WALTHAM, Mass. – There are significant gaps in cybersecurity knowledge, shared visibility and mutual trust between those who serve on organizations’ board of directors and IT security professionals. These gaps between those responsible for corporate and cyber governance and those responsible for the day-to-day defense against threats could have damaging impacts on organizations’ cybersecurity posture, leaving them more vulnerable to attack and breaches. This data comes from a new survey, Defining the Gap: The Cybersecurity Governance Survey, conducted by the Ponemon Institute and commissioned by Fidelis Cybersecurity, a leading provider of advanced threat defense solutions and services.
Cybersecurity is a critical issue for boards, but many members lack the necessary knowledge to properly address the challenges and are even unaware when breaches occur. Further widening the gap, IT security professionals lack confidence in the board’s understanding of the cyber risks their organizations face, leading to a breakdown of trust and communication between the two groups.
The survey asked more than 650 board members and IT security professionals (mainly CIOs, CTOs and CISOs) for their perspectives regarding board member knowledge and involvement in cybersecurity governance. Key findings include:
Lack of Critical Cybersecurity Knowledge at the Top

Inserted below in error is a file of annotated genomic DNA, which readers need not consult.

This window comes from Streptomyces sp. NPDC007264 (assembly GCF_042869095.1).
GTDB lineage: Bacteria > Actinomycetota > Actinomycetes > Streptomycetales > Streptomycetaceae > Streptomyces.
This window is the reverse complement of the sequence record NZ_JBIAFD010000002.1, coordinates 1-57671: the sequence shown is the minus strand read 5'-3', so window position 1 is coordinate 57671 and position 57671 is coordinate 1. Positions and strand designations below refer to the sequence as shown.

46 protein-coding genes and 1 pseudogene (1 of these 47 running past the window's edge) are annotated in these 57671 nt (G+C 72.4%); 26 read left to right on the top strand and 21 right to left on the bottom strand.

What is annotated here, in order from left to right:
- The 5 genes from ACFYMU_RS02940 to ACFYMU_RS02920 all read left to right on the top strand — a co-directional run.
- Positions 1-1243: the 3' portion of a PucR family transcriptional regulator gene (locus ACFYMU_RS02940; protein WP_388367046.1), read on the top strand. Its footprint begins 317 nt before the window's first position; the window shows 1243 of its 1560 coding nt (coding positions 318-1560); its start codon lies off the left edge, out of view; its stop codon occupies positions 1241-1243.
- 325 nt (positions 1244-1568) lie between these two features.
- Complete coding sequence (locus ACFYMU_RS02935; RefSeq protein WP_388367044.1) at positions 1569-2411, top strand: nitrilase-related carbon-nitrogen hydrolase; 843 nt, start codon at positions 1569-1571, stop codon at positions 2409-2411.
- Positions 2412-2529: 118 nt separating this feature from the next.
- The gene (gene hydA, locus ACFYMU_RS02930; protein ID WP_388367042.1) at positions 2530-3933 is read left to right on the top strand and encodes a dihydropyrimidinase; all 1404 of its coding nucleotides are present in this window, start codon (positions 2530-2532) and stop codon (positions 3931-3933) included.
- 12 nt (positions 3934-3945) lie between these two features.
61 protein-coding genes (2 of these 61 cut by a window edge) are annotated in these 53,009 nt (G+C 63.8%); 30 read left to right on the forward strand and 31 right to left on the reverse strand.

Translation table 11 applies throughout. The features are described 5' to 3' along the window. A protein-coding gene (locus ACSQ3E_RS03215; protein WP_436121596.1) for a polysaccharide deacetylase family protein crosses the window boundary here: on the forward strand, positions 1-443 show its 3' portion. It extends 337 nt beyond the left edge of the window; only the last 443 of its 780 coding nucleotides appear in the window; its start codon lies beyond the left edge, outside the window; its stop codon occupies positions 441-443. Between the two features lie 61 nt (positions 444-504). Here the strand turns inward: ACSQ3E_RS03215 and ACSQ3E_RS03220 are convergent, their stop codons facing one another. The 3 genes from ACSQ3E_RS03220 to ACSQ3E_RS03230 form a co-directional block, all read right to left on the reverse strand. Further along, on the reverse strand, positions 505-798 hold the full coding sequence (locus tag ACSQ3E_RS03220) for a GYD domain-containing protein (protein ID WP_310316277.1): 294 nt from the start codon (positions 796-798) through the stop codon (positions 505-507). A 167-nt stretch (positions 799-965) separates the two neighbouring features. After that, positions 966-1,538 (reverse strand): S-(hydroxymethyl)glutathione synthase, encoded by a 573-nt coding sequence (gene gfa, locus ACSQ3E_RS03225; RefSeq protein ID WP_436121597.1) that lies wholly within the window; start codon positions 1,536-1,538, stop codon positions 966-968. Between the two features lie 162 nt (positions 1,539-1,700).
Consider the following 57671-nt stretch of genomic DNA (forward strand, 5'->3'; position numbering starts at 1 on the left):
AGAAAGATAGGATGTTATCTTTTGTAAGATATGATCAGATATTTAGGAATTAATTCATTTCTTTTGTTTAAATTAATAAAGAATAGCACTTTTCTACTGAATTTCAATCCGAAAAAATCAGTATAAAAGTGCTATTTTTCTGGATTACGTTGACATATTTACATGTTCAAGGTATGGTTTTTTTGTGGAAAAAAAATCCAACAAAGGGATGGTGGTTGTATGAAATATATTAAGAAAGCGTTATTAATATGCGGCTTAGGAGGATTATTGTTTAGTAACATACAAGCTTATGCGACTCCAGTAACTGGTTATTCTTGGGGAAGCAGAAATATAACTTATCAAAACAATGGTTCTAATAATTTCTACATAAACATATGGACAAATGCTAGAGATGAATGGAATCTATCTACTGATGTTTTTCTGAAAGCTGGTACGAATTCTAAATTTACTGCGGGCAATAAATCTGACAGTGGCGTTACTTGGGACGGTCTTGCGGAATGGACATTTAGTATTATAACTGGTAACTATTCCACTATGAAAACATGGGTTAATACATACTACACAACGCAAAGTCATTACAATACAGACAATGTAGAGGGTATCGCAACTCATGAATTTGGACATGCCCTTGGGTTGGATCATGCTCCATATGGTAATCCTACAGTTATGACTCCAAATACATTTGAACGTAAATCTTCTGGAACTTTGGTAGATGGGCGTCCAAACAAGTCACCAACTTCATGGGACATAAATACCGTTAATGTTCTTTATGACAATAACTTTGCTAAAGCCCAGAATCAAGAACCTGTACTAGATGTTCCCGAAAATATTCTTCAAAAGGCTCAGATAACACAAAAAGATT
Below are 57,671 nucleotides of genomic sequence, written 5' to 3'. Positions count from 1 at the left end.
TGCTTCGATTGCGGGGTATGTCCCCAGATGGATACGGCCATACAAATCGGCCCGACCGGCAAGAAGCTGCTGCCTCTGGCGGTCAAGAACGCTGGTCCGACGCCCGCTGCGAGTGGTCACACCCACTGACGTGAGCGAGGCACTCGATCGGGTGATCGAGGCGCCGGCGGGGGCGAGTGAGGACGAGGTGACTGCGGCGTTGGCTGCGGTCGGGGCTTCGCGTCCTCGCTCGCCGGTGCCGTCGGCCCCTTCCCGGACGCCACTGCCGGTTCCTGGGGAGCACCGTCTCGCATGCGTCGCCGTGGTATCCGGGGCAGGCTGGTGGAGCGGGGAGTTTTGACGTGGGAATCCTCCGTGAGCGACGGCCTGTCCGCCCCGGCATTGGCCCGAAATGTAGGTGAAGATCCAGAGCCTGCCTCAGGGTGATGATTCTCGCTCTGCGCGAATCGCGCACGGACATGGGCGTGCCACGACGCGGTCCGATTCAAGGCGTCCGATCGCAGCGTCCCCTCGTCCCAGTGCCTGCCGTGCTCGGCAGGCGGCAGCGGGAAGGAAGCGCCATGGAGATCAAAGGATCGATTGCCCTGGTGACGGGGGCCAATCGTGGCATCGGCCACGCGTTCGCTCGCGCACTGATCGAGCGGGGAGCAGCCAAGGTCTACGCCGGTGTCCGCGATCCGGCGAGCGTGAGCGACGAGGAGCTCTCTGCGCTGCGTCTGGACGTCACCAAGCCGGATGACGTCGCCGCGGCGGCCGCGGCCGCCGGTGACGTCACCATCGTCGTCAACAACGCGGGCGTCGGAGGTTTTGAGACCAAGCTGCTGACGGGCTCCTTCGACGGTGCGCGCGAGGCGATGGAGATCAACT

76 percent of boards review or approve security strategy and incident response plans, but 41 percent of board members admitted they lacked expertise in cybersecurity. An additional 26 percent said they had minimal or no knowledge of cybersecurity – making it difficult, if not impossible, for them to understand whether the practices being discussed adequately address the unique risks faced by their organization. This renders their review of strategy and plans largely ineffective.
Limited Visibility into Breach Activity
59 percent of board members believe their organizations’ cybersecurity governance practices are very effective, while only 18 percent of IT security professionals believe the same. This large gap is likely the result of the board’s lack of information about threat activity. Although cybersecurity governance is on 65 percent of boards’ agendas, most members are remarkably unaware if their organizations had been breached in the recent past. Specifically, 54 percent of IT security professionals reported a breach involving the theft of high-value information such as intellectual property within the last two years, but only 23 percent of board members reported the same, with 18 percent unsure if their organizations were breached at all.
“As the breadth and severity of breaches continues to escalate, cybersecurity has increasingly become a board level issue,” said Dr. Larry Ponemon, chairman and founder of the Ponemon Institute. “The data shows that board members are very aware of cybersecurity, but there is still a lot of uncertainty and confusion. Many lack knowledge not only about security issues and risks, but even about what has transpired within their own companies, which is shocking to me. Without an understanding of the issues, it’s impossible to reasonably evaluate if strategies and response plans are effectively addressing the problem.”